There’s a bit of a lie in the previous paragraph. True, we weren’t together on the date of our anniversary, and it’s also true that we barely saw each other the last half of the month. First I was out of town, then he left a few hours after I got home, and there hasn’t been a 24-hour period where we were both at home together for two weeks. We did, though, take off for a two-day weekend in Las Vegas - before he had to leave again the day after we got back.
Why Vegas? That’s the first place we went on our first trip together, and we’ve gone back every year, either for our anniversary or his birthday or something. We know our way around. We have favorite restaurants and shops. There are memories behind practically every doorway. The rest of our vacations are all about adventure, but Vegas is where we go to relax and play. We remember ourselves as a newly dating couple, as newlyweds, at all the milestones of our time together.
We celebrate that we still enjoy each other’s company. We celebrate that we still have chemistry together, that we’re at least as physically attracted to each other as we were when we started dating, and possibly more so. We celebrate that we agree on how to save and spend money. We celebrate that we can plan and carry out trips that we both anticipate.
After nine years, we’ve learned to appreciate more and more how rare it is for a middle-aged married couple to continue to have fun together.
We don’t fight - we make policies. For instance, I made us late for dinner reservations because I took too long to get ready. (Step 1: Be the first to take ownership when you are at fault). Then we reframed it. Policy: When we go out for a special occasion, I need an extra 15 minutes for hair and makeup.
We divide the labor. I’m in charge of researching restaurants (because of my fringe diet) and choosing shows (because let’s face it, I’m the best). He’s in charge of choosing our seats because 1. He cares more and 2. He has an easier time reading the seating chart.
We pack light. We’re both one-bag travelers. We help each other pick items for our respective capsule wardrobes. We backpack together. On Vegas trips, we check an empty suitcase, because this is where we do the majority of our clothes shopping for the year. Also, we both believe in the possibility of carrying an empty suitcase without encroaching on it.
We help each other put on our sunblock. That’s an especially big deal since his squamous cell carcinoma! I guarantee that nobody else would be as careful in applying *my* sunblock as *he* is.
We budget. OUCH, right? Not really. We save 40% of our income, and that’s after factoring in our vacation splurges. We’d simply rather live in a dinky, no-frills studio apartment on 20% of our income, and go on the occasional lavish vacation, than the alternative of paying double on rent, being in debt all year, and having to pinch pennies.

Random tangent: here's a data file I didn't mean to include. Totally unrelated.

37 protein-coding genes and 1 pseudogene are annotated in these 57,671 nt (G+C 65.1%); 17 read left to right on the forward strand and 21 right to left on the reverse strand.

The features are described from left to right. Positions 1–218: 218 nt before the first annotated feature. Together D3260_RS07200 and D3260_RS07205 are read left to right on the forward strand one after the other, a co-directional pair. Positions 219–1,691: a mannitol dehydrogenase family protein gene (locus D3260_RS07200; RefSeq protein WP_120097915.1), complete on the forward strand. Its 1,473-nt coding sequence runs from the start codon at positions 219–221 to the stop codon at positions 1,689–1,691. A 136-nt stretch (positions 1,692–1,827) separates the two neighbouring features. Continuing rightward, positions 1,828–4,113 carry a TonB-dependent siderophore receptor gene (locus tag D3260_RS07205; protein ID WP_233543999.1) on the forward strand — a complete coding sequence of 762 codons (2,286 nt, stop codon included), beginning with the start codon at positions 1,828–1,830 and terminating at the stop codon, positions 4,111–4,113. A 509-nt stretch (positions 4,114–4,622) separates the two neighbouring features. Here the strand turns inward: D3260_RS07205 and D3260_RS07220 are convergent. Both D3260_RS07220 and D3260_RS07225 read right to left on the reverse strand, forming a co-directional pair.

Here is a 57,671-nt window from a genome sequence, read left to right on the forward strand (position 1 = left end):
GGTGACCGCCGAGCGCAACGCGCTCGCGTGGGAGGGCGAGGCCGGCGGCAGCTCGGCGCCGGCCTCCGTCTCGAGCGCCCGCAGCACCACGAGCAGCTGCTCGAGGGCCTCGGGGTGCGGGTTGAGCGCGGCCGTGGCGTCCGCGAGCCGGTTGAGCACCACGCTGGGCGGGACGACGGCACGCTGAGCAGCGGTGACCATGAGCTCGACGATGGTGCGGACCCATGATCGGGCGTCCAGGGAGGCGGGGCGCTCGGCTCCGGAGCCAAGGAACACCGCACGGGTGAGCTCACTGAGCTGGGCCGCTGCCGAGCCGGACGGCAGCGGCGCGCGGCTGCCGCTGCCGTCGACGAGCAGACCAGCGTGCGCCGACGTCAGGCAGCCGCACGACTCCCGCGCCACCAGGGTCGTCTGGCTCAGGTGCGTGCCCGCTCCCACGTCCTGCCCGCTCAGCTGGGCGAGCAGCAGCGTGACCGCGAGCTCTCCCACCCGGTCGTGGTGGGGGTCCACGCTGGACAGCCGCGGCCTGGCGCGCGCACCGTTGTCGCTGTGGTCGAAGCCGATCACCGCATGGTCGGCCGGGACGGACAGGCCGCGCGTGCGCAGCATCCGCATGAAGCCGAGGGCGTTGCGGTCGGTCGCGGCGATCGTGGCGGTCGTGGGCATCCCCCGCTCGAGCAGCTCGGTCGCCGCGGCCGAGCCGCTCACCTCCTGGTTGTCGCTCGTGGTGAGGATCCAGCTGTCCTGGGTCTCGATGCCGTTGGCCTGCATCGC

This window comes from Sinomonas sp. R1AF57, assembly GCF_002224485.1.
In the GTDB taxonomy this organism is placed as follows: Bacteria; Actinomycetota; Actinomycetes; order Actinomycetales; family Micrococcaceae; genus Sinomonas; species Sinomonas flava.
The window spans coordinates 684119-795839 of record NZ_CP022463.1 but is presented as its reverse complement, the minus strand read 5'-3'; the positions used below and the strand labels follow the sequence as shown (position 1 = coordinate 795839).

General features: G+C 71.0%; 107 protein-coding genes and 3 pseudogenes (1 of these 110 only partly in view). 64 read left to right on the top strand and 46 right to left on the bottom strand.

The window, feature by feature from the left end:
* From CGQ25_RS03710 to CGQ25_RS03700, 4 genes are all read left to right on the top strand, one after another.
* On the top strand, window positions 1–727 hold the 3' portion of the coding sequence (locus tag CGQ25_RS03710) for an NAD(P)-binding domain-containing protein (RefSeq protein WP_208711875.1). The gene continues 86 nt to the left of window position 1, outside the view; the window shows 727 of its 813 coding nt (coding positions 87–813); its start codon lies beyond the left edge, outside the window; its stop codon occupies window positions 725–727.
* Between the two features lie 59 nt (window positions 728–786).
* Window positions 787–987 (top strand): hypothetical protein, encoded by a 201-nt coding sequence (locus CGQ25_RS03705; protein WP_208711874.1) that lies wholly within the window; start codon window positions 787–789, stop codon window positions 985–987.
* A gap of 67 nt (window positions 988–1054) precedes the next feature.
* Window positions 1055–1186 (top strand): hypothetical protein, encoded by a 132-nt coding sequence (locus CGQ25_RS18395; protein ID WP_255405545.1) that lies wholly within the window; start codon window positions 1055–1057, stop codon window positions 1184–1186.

I have this thing about the hedonic treadmill. That’s what they call it when you adjust to a lifestyle upgrade, it becomes your new normal, and then you don’t even find it fun anymore. It’s really important to me not to become jaded or to expect luxuries as my baseline. I want to make sure I ENJOY THE HECK OUT OF my splurges. I’m pretty sure I can remember almost every dish of our fanciest meals, even years later, and that’s because we only indulge like that two or three times a year.
Frankly, this is part of why I’m married. Once I asked my husband why he married me, expecting that he would choose my sense of humor or my sweet nature. “Your frugality,” he said. Respecting your partner’s financial efforts, concerns, and priorities is the bedrock of marriage, unless you’re so rich you literally don’t have to care, which, that isn’t us or 95% of the world probably. Showing you don’t care about your spouse’s money worries is a fundamental rejection of what matters to them. Would you feel the same way about their health, their family relationships, their dreams, or their friendships?
That’s the other thing. We care about each other’s personal life, and we believe that we’re each entitled to one. We’re entitled to visit our families by ourselves. We’re entitled to have our own private friendships. We’re entitled to travel alone. We’re entitled to our own work projects and side hustles. We’re entitled to equal physical space in our home for our personal interests. We’re equally entitled to make requests about how we spend our time and resources as a couple. We support each other, because we each want the other to have the maximally fulfilling, fascinating life.
This is why it doesn’t bother me that I’ll spend my wedding anniversary alone. Our wedding day wasn’t our marriage, and neither is our anniversary. We’ll spend the day doing all of the things we’ve agreed on. He’ll give his utmost to this, his favorite and most interesting job of his career. I’ll bust my rump at the gym with my gym friends and work on my public speaking challenge. We’ll be faithful to each other and our budget. We’ll send texts back and forth throughout the day and discuss pictures of our pets. We’ll plan our next vacation and our next project together. We’ll try to decide what we want to do on our next milestone, our tenth wedding anniversary.
Better get it in the calendar now, or otherwise, who knows what we’ll both be doing?
Pick Three is the answer for anyone who feels constantly busy, burned out, and utterly confounded by the concept of “work-life balance.” When I first saw the cover of this book, with its cheery sticky note implying that Sleep is something optional, I scoffed at it. Ha, if other people think they can have a happy life by just sacrificing sleep, then good for them, but not me! I gave Randi Zuckerberg a chance to make her case anyway. Now I agree with the book’s subtitle: You Can Have It All (Just Not Every Day).